The Troy Lee Designs “Press Day” at REM this past Saturday was a huge hit. Not only did the trio of Cole Seely, Jessy Nelson and Christian Craig show up to race, but there was great racing all day long. And, as you can see, spectator turnout was quite good. To read about the race, click here. Photo by Scott Williams


Trent (far left) earned one of those really cool supersized checks on Sunday.

    Trent Pugmire joined the MXA ranks about six months ago. Years ago I watched as Pugmire blew around tracks in the southland, and this was back when he was stretching cable on an 85. Shortly after he jumped up to a big bike I lost track of Trent?he seemingly vanished from the moto scene. Then, like Patrick Swayze in “Ghost”, he reappeared (only he didn’t try to mold clay with me on a potter’s wheel).
    The World Two-Stroke Championship is a one-off race for diehards to fly their flag and chirp about the good old days when two-strokes ruled the racetracks. I’m not going to lie, I’m a believer that two-smokes need to make a return to dealerships. The MXA wrecking crew had six entries in the pro classes. Trent Pugmire proved most fruitful, thanks to two-two scores in the 250 class for second overall. He pocketed $1250 and one of those cool oversized checks for his efforts. I wanted to hear more about his experience racing the ring-ding.  

MXA: You weren’t actually going to race the World Two-Stroke Championship, as you had prior obligations. What happened?
Trent: I was supposed to go to Costa Rica so that I could test suspension and get time on the track that I was supposed to race. However, everything got postponed. Racing the two-stroke event was something that I had initially planned on, but then this trip came up. Then, once it got pushed back I decided to give you a call and see if the offer was still on the table to race an MXA bike.

Talk a bit more about Costa Rica.
There is a nine-round outdoor series going on, with one race a month. I’m not committed to racing the whole series. Inquiries have been made about me racing the series, but I haven’t signed anything. We’re taking it race by race.

Have you received any calls from the factory teams after finishing second in the 250 class at the World Two-Stroke Championship?
[Laughter] No. I wish! It would be awesome if factory teams still had a two-stroke program.

Trent leads the field into Talladega.

What was it like hopping on a KTM 250SX two-stroke without any practice whatsoever and lining up to the gate?
The bike was quite comfortable, to be honest. When I first started riding big bikes, when I was 16 years old, I rode a CR250 for Honda. The bike suited me really well and the KTM kind of resembled the Honda in some ways. I don’t know if riding a 250 two-stroke came back to me, but I was comfortable on it.

Did you meet, exceed or fall short of your expectations for the World Two-Stroke Championship?
Of course I wanted to win, so I would say that I fell short slightly. However, I didn’t have time on the bike, so second place isn’t too shabby. I hadn’t raced a two-stroke in probably six years. That’s crazy to think about!

Did riding a two-stroke conjure up good thoughts?
It did. It reminded me of my roots. When I was younger the only thing I rode was a two-stroke, because that’s all there really was. I had such a good time racing a two-stroke on Sunday. It really made me miss two-strokes.

Do you think the sport could benefit from better representation of two-strokes in motocross?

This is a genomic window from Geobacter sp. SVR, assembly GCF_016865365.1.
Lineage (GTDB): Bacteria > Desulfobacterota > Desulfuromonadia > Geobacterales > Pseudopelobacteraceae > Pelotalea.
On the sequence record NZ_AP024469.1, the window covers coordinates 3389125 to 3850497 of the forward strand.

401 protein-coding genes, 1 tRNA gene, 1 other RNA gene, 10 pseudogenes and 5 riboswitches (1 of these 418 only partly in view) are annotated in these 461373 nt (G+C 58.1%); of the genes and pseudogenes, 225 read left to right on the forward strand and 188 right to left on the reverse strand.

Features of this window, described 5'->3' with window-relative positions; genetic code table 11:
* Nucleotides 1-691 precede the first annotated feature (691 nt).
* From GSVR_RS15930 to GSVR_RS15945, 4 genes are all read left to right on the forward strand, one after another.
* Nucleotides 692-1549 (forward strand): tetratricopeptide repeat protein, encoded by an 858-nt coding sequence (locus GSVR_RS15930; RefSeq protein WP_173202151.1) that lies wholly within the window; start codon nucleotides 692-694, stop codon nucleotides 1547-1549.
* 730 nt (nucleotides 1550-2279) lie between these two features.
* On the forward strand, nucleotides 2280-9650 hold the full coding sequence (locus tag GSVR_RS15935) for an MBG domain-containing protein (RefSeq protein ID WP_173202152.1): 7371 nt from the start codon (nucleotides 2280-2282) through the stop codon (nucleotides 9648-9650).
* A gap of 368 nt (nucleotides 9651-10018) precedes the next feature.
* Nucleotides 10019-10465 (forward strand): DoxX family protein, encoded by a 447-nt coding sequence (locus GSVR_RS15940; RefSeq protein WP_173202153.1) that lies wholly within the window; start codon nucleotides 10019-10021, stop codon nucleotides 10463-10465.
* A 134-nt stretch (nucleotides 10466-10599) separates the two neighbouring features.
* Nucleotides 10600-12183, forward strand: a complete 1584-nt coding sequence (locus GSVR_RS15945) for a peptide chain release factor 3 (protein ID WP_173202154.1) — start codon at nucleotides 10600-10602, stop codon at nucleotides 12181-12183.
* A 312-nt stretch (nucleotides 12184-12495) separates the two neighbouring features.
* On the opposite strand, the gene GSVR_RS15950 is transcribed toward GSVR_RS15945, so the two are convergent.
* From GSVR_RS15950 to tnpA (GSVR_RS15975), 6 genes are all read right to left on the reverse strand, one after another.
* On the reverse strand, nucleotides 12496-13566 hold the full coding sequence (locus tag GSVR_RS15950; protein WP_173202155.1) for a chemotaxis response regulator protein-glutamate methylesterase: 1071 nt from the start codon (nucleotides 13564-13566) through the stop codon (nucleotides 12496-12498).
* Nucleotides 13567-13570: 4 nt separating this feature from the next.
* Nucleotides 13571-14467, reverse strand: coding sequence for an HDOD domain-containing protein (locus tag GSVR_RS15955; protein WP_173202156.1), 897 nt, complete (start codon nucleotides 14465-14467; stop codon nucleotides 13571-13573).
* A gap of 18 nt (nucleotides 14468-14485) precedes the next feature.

I think it would. Two-strokes are our roots. I think that we should keep two-strokes alive. The turnout this weekend proved that two-strokes are still popular, and not just among fast or slower riders. People own two-strokes, and they’re still riding them. The bikes are relatively cheap and easy to maintain. It would be good for the factories to keep the production of two-strokes going, or even bringing them back.

You raced our 2013 KTM 250SX, and in both motos you didn’t get a very good jump out of the gate. However, halfway down the start straight you were leading. Our bike doesn’t have any engine work, aside from a pipe, silencer and Dick’s Racing Intellajet carb mod.
That bike was fast! I couldn’t believe it. Once I hit fourth gear the bike pulled away from everyone else.

Are you planning on racing any Nationals?
Yes, I intend on racing all of the west coast rounds?Hangtown, Colorado, Washougal, Utah and Elsinore. It depends on whether I get enough support and have the funds. It’s a race by race deal. I’m hoping that everything falls into place.

Thanks, Trent.
Thanks, John!



Robby Bell raced the 125 class on a KTM 125SX. The offroad ace got a flat rear tire in the first moto and bent up his shifter in the second moto. If Robby didn’t have bad luck then he’d have no luck at all.

Broc Armbruster tried to channel his inner Jean-Michel Bayle (actually more like Jeff Ward) as he tamed the mighty KX500 two-stroke (which is wedged inside a KTM 250SX chassis).

MXA Assistant Editor Daryl Ecklund was rip-roaring around the track on a YZ125. Unfortunately the bike suffered electrical issues, but he didn’t let that dissuade him (and still finished inside the top ten).

Austin Politelli won the first 250 Pro moto, but a fall in the second moto while battling with Sean Collier (not to mention getting taken out by Tyler Bereman a lap later-and yes, I have the GoPro footage to prove it) ruined his chance at a podium finish.

Dennis Stapleton (184) double classed it, racing a YZ250 and a Husqvarna CR144. He bit off more than he could chew, but he still had a great time.

Check out this little gem from “MOTO” magazine.


“I washed the front end out right before the finish line on lap ten. It was a bummer.”

A realistic view of Jimmy D’s chances at the 250 Italian Grand Prix this weekend

Jimmy D., go east young man.